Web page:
The finished script combines sharp-witted satire and sweet hopefulness, in the spirit of the book. “I kept thinking, what if the hippies had controlled the army, what would the world be like then?” says Straughan. “The tone really comes from the persona Jon brought to his interviews, which is very open and accepting. He’s never snide about the people he’s interviewing, however strange their ideas might seem. I ended up feeling the same way about the characters and the strength of their beliefs, even if I couldn’t always share them.”
 
The screenplay attracted the attention of Grant Heslov and George Clooney, partners in the production company Smokehouse. Heslov, producer of films including Good Night and Good Luck (for which he also garnered an Academy Award® nomination) and Leatherheads, was planning his feature film directing debut when the script came his way.
 
“I fell in love with it,” he says. “I read a lot of screenplays and this one made me laugh out loud from beginning to end. Jon Ronson captured this world in a very real way and Peter adapted as only a really great writer could. When I gave it to George to read, he said, ‘You know what? Let’s do it.’”
 
Clooney brought more than his star power to the project. “George is a fantastic actor and perfect for the role of Lyn Cassady,” says Lister. “But he isn’t just a movie star. He and Grant know how to make a movie. They can put all the elements together.
 
“The slightly subversive nature of the material is perfect for them,” adds the producer. “It’s got a political edge. It’s got humor. The point-of-view really gelled with the way they see the world. It was great to have them as the motors that drove this forward.”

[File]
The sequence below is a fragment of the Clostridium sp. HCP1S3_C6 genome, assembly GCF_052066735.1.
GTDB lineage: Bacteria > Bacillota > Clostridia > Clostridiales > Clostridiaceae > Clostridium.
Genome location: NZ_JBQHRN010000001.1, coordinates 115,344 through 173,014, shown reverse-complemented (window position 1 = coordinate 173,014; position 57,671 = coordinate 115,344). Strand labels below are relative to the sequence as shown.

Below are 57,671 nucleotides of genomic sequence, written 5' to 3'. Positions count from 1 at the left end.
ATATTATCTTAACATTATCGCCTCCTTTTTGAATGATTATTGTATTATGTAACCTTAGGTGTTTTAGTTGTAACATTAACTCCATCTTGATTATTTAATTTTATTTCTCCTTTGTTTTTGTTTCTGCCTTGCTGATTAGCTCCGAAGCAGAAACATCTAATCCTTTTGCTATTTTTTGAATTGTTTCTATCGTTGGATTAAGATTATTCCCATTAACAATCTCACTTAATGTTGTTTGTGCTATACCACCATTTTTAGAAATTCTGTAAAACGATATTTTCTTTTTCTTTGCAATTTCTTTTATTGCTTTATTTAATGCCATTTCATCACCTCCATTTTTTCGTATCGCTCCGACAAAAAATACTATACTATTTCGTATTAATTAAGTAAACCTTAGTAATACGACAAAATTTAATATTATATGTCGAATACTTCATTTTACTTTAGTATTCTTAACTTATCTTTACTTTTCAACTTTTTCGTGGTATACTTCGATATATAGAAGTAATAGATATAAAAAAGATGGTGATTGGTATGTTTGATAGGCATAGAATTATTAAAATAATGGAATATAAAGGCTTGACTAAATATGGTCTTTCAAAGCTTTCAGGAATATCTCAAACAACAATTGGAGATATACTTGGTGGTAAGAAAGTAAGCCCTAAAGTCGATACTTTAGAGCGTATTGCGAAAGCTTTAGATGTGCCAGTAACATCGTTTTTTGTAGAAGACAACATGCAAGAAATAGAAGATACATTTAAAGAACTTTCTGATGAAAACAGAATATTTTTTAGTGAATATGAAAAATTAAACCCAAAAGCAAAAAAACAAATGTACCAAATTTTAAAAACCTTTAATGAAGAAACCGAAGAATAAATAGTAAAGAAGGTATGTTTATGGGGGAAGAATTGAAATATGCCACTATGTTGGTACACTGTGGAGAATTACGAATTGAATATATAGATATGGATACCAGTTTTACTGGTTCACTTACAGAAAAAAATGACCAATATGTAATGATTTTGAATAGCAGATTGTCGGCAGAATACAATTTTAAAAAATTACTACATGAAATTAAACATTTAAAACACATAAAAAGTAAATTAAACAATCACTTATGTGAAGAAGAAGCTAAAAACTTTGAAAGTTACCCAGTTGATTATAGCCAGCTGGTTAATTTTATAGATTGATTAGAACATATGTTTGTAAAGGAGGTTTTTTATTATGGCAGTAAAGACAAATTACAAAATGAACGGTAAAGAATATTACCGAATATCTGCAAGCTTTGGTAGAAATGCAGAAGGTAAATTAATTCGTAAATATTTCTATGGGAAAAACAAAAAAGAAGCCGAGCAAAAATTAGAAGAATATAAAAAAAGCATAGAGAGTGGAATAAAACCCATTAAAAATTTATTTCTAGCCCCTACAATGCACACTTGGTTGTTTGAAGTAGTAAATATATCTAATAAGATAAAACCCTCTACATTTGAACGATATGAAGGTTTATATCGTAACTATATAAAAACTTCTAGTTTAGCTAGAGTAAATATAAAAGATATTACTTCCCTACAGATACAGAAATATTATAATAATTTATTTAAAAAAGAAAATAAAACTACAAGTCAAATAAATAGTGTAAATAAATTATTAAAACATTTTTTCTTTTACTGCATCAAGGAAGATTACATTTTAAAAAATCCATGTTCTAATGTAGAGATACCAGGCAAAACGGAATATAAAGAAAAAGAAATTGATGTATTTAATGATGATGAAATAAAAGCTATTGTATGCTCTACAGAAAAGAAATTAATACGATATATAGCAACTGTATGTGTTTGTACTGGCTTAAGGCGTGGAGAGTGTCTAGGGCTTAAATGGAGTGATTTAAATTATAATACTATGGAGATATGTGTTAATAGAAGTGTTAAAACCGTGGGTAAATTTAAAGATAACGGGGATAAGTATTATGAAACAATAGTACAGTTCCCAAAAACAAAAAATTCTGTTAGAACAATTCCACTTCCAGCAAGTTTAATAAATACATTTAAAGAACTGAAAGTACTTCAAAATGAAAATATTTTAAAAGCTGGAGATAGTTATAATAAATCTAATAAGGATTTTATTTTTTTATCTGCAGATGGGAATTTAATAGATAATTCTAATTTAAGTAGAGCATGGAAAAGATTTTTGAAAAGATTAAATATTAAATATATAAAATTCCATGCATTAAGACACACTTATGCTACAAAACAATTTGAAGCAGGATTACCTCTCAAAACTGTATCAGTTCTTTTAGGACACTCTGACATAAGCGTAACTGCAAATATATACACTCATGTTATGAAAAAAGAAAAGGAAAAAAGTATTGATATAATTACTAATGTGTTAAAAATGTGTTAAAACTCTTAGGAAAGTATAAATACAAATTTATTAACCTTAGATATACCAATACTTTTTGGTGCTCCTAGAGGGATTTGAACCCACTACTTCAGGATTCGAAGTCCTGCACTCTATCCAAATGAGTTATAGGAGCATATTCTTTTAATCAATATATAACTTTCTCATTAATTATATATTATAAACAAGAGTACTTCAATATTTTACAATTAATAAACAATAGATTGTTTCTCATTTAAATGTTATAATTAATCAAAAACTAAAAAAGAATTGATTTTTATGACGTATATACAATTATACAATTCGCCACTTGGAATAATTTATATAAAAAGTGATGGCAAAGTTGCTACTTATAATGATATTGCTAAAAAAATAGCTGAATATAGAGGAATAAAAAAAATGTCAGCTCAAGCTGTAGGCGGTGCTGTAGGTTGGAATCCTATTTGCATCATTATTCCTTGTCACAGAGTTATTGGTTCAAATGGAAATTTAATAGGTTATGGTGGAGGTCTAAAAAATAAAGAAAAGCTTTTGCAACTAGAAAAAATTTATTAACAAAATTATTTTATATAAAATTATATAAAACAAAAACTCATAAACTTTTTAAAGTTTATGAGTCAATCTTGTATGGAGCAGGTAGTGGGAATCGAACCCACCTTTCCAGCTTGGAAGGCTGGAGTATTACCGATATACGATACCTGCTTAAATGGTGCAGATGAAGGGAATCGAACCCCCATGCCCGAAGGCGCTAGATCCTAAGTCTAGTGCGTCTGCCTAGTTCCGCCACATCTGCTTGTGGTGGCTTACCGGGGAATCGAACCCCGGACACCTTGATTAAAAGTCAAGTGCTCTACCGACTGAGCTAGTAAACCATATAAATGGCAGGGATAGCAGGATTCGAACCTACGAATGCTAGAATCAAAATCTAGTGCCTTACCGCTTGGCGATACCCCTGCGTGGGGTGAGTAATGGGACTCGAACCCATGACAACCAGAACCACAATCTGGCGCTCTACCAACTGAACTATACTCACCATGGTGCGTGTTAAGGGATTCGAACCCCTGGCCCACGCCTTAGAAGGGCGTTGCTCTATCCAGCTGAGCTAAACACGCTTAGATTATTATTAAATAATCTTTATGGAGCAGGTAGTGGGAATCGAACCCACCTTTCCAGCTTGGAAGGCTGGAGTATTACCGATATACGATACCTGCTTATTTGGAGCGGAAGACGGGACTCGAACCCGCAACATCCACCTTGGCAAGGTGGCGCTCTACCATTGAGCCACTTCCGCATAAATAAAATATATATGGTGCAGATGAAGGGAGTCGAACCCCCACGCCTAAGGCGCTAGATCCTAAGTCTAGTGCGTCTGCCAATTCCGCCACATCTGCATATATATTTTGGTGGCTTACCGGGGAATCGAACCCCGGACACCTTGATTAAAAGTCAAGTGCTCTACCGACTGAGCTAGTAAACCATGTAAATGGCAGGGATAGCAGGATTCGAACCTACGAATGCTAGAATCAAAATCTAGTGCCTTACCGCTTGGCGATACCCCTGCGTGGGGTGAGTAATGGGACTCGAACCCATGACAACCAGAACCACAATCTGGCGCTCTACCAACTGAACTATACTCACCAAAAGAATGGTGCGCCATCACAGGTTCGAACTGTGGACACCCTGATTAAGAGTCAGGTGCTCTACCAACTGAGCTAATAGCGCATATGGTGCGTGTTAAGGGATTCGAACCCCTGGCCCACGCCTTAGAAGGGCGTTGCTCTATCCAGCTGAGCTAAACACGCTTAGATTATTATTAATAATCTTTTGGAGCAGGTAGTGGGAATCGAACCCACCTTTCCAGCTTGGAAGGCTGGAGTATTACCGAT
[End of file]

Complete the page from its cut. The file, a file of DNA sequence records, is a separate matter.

Straughan’s screenplay added another, more emotional layer to The Men Who Stare at Goats. “On the surface, it is the story of a group of men in the military who study psychic warfare,” Heslov notes. “But it’s also a road picture about two guys who are both lost in their lives and who forge a real relationship.”
 
In the film, the fictionalized First Earth Battalion is called the New Earth Army. “We also refer to as it ‘Project Jedi’ in the film,” says Heslov. “They actually called themselves Jedi Warriors. It was all about freeing your mind and coming up with new nondestructive methods of warfare.”
 
Lister finds the idea of a group of forward-thinking military men who come together to embrace the spirit of the New Age inspiring. “They wanted to find new ways of fighting wars without harming anybody,” says the producer. “In our story, this fantastic, idealistic, new way of fighting wars gets corrupted, which is also what happened in the real world.”